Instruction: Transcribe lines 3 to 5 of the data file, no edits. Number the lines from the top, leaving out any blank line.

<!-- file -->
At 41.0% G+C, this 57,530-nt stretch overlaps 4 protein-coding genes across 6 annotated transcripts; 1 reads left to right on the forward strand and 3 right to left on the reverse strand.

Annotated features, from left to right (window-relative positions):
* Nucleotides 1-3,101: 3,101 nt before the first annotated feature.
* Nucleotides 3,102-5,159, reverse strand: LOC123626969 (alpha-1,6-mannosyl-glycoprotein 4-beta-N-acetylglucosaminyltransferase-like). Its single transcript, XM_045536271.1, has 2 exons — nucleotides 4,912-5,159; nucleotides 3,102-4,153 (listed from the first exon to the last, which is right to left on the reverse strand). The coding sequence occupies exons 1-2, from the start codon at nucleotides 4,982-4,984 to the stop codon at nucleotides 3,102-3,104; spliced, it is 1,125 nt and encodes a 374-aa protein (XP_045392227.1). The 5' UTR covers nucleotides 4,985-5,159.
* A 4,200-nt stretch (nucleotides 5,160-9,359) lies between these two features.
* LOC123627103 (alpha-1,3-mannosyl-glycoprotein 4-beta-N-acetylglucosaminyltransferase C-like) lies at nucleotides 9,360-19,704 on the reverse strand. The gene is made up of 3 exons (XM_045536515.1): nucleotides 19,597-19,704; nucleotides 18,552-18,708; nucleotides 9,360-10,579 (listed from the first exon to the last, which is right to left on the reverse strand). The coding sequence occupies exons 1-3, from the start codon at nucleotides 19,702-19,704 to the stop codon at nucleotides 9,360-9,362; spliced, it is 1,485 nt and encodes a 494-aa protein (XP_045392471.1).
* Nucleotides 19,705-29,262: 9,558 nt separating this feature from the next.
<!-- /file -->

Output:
* Nucleotides 1-3,101: 3,101 nt before the first annotated feature.
* Nucleotides 3,102-5,159, reverse strand: LOC123626969 (alpha-1,6-mannosyl-glycoprotein 4-beta-N-acetylglucosaminyltransferase-like). Its single transcript, XM_045536271.1, has 2 exons — nucleotides 4,912-5,159; nucleotides 3,102-4,153 (listed from the first exon to the last, which is right to left on the reverse strand). The coding sequence occupies exons 1-2, from the start codon at nucleotides 4,982-4,984 to the stop codon at nucleotides 3,102-3,104; spliced, it is 1,125 nt and encodes a 374-aa protein (XP_045392227.1). The 5' UTR covers nucleotides 4,985-5,159.
* A 4,200-nt stretch (nucleotides 5,160-9,359) lies between these two features.